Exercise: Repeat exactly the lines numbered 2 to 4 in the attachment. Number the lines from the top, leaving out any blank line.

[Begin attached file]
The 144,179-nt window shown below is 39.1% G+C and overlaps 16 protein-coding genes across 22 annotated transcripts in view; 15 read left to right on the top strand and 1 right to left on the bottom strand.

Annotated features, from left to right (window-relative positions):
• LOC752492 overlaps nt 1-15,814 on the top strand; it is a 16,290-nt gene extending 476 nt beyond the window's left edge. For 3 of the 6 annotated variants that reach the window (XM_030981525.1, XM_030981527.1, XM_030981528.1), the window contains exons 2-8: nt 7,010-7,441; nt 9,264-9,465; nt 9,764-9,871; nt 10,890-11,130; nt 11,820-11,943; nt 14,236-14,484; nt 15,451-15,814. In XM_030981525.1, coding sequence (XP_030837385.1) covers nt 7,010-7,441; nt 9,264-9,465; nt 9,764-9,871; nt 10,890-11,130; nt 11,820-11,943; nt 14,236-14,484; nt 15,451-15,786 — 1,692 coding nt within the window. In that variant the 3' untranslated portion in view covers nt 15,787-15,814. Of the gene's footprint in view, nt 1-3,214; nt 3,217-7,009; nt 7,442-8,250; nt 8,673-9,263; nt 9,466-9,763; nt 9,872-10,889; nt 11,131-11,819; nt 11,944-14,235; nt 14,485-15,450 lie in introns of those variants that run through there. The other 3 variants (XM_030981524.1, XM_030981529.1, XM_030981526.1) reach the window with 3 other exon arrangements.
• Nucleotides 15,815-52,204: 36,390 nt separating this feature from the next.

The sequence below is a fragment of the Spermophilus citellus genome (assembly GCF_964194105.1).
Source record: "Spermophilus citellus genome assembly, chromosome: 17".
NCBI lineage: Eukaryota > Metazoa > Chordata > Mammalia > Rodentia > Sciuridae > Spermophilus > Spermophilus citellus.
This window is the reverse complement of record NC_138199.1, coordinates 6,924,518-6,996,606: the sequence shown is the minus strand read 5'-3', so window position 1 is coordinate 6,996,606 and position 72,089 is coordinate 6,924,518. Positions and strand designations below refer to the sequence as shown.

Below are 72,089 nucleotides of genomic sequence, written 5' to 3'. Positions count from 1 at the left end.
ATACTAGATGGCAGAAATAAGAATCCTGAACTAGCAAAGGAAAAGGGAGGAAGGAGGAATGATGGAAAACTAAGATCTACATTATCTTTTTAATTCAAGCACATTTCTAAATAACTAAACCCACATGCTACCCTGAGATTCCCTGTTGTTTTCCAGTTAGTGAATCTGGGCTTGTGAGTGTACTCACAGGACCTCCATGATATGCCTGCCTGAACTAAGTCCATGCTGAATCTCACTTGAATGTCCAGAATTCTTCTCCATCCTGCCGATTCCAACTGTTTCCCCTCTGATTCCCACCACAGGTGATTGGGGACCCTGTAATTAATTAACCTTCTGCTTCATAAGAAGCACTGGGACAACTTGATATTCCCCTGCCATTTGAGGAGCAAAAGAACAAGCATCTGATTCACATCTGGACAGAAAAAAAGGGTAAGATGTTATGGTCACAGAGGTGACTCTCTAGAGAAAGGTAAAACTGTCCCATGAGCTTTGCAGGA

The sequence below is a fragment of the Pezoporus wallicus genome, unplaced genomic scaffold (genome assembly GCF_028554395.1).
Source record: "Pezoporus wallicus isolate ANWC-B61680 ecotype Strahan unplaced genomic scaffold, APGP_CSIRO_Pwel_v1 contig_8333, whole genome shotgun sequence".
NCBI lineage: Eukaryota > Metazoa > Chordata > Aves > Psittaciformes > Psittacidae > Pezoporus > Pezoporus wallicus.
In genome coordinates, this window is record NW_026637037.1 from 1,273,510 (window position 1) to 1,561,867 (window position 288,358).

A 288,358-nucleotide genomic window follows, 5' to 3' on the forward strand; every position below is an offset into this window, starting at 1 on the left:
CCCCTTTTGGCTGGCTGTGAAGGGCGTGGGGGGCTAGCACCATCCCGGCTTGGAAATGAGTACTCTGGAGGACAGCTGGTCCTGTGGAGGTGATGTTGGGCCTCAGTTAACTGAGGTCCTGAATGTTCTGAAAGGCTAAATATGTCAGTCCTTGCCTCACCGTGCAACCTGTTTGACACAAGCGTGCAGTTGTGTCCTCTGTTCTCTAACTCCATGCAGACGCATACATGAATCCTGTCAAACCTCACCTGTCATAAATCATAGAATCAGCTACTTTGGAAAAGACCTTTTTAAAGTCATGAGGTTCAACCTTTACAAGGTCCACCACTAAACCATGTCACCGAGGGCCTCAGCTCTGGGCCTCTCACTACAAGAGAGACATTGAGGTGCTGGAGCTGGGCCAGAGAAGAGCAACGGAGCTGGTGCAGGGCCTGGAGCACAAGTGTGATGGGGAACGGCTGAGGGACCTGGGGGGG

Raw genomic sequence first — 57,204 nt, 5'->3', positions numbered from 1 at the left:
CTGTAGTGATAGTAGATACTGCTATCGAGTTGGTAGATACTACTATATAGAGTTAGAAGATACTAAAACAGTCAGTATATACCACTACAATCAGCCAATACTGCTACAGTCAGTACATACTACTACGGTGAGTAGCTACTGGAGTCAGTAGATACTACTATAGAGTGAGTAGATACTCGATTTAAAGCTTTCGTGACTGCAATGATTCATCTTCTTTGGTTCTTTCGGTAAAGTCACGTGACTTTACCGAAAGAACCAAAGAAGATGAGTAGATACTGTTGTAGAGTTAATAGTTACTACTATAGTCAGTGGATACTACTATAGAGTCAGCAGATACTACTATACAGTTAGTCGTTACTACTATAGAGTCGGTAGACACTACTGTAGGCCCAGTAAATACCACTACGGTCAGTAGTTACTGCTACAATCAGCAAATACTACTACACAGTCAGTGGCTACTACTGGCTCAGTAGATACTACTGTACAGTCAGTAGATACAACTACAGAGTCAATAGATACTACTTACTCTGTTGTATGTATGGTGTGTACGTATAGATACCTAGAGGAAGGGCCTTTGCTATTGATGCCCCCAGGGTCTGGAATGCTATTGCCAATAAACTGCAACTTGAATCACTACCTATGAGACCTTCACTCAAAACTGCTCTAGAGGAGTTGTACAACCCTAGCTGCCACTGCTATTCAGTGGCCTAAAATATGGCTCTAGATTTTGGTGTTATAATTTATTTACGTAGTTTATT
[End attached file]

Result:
Annotated features, from left to right (window-relative positions):
• LOC752492 overlaps nt 1-15,814 on the top strand; it is a 16,290-nt gene extending 476 nt beyond the window's left edge. For 3 of the 6 annotated variants that reach the window (XM_030981525.1, XM_030981527.1, XM_030981528.1), the window contains exons 2-8: nt 7,010-7,441; nt 9,264-9,465; nt 9,764-9,871; nt 10,890-11,130; nt 11,820-11,943; nt 14,236-14,484; nt 15,451-15,814. In XM_030981525.1, coding sequence (XP_030837385.1) covers nt 7,010-7,441; nt 9,264-9,465; nt 9,764-9,871; nt 10,890-11,130; nt 11,820-11,943; nt 14,236-14,484; nt 15,451-15,786 — 1,692 coding nt within the window. In that variant the 3' untranslated portion in view covers nt 15,787-15,814. Of the gene's footprint in view, nt 1-3,214; nt 3,217-7,009; nt 7,442-8,250; nt 8,673-9,263; nt 9,466-9,763; nt 9,872-10,889; nt 11,131-11,819; nt 11,944-14,235; nt 14,485-15,450 lie in introns of those variants that run through there. The other 3 variants (XM_030981524.1, XM_030981529.1, XM_030981526.1) reach the window with 3 other exon arrangements.
• Nucleotides 15,815-52,204: 36,390 nt separating this feature from the next.